QuickBooks is becoming a relatively popular search term on the mobile app stores, compared to a year or two ago. So, a few months ago I searched iTunes App Store and looked one-by-one through the top 50 results for the search term “QuickBooks”, downloaded each app, and tried to see what the app developer “meant” when writing “QuickBooks compatible” (or similar) in the app description. As you’d guess, “compatible” means different things to different people:
For 21 of the 50 apps, I couldn’t find any evidence of QuickBooks compatibility at all, but the other 29 apps did indeed seem to have legitimate compatibility of some kind. What was surprising to me, though, was that out of those 29 apps, 11 of them were “compatible” via IIF files. I would not have guessed that, because of the drawbacks shown in the video. Aside from the fact that Intuit long ago deprecated IIF files (sometime before January 2009), you wouldn’t want to run any crucial part of your business on IIF files, and I’ll give you my personal “Top 5″ reasons why.
Top 5 Reasons To Steer Clear of IIF Files
Virtually any app that is sending transactions or updates of any kind to QuickBooks, needs a clear, accurate, and current understanding of the Chart of Accounts and other QuickBooks lists, down to every character in each account name. Why? Because if an app sends an IIF file to QuickBooks referencing “Meals and Entertainment” when the actual account is “Meals & Entertainment”, and worse if you have 100s of transactions coming across, you’ll be chasing audit log reports for days to figure out what happened. The app developer won’t be able to help much, because they don’t have a way to query how the transaction ended up getting stored in QuickBooks.
They Rely on SneakerNet
Before the internet, we had sneakernet. What’s sneakernet? It’s when you save a file onto removable media, walk it over to the machine that needs it, and plug in, push in, or otherwise connect your removable media. Sound “old school”? It is. Emailing yourself a file is the slightly more modern version, but I still call it sneakernet. You deserve better. A cloud-based system should be doing that work for you.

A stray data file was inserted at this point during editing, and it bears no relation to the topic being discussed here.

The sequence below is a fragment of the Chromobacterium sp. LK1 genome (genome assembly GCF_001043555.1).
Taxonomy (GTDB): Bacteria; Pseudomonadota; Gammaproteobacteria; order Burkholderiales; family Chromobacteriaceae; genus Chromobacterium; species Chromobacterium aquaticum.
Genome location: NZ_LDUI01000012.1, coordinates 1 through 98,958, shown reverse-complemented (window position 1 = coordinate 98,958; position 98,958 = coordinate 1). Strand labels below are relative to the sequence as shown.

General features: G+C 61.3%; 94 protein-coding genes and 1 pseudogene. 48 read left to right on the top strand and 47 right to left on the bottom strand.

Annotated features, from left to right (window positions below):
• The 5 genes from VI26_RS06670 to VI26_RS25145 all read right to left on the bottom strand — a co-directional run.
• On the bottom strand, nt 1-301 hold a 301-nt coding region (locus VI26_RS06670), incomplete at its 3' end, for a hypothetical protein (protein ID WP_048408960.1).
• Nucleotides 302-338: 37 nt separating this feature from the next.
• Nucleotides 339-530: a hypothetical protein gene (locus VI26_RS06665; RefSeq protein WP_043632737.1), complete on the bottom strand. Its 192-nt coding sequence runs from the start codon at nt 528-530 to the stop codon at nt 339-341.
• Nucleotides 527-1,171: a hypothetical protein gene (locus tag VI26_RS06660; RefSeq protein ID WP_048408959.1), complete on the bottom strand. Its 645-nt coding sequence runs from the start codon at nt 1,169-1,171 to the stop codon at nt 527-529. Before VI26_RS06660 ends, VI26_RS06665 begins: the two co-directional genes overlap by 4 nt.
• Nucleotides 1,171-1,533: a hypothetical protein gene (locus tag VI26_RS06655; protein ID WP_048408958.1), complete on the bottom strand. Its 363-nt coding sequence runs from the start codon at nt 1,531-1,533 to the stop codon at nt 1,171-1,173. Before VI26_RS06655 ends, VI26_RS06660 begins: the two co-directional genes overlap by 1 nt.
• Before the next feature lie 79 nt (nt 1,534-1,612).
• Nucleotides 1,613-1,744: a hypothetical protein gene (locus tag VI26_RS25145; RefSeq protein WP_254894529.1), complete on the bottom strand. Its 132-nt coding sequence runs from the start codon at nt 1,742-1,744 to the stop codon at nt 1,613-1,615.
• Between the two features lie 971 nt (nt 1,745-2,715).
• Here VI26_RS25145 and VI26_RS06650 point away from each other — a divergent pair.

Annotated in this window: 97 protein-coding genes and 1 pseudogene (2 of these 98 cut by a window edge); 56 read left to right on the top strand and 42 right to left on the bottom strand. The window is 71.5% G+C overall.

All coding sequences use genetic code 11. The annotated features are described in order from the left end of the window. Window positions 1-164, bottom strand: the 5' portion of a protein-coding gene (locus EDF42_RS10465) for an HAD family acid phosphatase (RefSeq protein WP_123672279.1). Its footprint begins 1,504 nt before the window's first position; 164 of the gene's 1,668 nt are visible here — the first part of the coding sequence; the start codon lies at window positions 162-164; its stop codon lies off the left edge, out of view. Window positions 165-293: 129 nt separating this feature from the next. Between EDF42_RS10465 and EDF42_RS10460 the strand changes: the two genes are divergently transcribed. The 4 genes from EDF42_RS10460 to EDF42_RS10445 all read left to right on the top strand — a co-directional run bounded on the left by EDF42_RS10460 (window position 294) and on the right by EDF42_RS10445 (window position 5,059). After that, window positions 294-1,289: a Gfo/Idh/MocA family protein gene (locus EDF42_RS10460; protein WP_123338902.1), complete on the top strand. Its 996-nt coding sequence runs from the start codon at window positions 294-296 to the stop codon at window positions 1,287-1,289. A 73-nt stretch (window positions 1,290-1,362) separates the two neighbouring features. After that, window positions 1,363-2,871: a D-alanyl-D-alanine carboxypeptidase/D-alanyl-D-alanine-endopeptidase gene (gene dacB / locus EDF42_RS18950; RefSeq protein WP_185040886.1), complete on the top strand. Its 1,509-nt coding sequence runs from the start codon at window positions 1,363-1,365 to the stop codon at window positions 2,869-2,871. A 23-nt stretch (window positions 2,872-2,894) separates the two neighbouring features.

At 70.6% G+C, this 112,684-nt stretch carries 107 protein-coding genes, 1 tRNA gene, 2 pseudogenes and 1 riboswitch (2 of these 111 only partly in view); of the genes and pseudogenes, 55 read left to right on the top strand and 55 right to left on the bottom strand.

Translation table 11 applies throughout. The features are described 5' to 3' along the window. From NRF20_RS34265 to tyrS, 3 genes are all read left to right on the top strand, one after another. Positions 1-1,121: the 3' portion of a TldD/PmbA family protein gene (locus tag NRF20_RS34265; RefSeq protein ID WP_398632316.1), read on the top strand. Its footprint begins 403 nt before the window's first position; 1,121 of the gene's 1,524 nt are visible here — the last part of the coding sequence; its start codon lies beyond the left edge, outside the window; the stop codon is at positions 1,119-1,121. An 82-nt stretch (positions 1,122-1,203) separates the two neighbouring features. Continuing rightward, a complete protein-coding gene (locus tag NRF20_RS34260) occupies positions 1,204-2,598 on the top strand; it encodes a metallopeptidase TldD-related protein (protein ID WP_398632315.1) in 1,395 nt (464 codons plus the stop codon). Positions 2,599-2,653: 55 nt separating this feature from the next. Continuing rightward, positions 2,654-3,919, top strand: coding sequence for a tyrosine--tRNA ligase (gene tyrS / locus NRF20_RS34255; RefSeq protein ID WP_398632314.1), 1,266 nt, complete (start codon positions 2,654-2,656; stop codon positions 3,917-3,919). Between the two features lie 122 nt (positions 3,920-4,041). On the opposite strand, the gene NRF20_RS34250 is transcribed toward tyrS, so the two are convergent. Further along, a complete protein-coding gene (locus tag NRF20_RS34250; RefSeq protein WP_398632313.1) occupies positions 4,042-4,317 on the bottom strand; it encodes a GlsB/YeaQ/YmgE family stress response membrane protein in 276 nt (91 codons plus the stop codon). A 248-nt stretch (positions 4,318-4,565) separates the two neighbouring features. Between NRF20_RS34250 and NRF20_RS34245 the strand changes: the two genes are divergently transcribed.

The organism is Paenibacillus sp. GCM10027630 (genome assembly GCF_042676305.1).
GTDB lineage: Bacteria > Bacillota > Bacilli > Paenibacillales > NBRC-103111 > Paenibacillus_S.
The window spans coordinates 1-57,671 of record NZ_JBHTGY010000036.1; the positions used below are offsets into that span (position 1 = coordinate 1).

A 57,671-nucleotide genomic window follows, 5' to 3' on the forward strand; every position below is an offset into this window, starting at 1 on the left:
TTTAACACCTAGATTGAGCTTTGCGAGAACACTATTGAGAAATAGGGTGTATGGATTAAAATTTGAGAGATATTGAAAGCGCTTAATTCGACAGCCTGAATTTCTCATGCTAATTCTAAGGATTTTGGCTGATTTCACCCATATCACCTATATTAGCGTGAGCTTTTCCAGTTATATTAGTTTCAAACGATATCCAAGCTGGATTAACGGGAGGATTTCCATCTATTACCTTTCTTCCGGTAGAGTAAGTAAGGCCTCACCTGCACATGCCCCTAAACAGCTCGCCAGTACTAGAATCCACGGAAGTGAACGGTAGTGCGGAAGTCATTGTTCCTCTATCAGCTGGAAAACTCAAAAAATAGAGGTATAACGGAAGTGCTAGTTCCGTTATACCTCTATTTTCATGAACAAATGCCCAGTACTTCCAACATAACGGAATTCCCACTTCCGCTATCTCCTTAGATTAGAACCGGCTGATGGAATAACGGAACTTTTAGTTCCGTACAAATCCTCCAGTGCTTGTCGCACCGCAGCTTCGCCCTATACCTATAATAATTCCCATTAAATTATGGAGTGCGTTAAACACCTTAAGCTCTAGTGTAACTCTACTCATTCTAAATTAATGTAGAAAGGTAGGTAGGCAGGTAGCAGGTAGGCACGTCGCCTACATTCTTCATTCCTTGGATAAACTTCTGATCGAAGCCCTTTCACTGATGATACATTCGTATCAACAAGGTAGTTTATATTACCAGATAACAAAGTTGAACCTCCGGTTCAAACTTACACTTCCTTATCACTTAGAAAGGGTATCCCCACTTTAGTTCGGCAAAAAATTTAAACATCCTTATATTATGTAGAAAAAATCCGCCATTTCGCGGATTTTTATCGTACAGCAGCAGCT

No Tech Support Since 2009
Maybe you like to hang on to old technology for nostalgia, or because you are familiar with it, but this IIF stuff has been deprecated by Intuit since at least 2009, and probably a lot longer than that. Three years after that, you can bet that any kind of tech support that you can get for an IIF file problem, will be minimal to none.
They Create Mysterious Accounts
I can’t claim that this happens 100% of the time, but more times than not, if you have a transaction that accidentally references a non-existent chart of account entry, QuickBooks will try to add a new account to your COA for you. There is no way that this ends well, because QuickBooks can’t possibly guess what type and subtype, and parent account, the automagically created account should have.
Perhaps the most important reason to jettison your IIF files is that there are now a wide variety of high-quality cloud-connected apps that have been run through Intuit’s security and approval processes, residing on appcenter.intuit.com. Including our very own ProOnGo Expense, of course.
What else can we do to convince you that now is the time to make the jump to the cloud? What more do you need than this?
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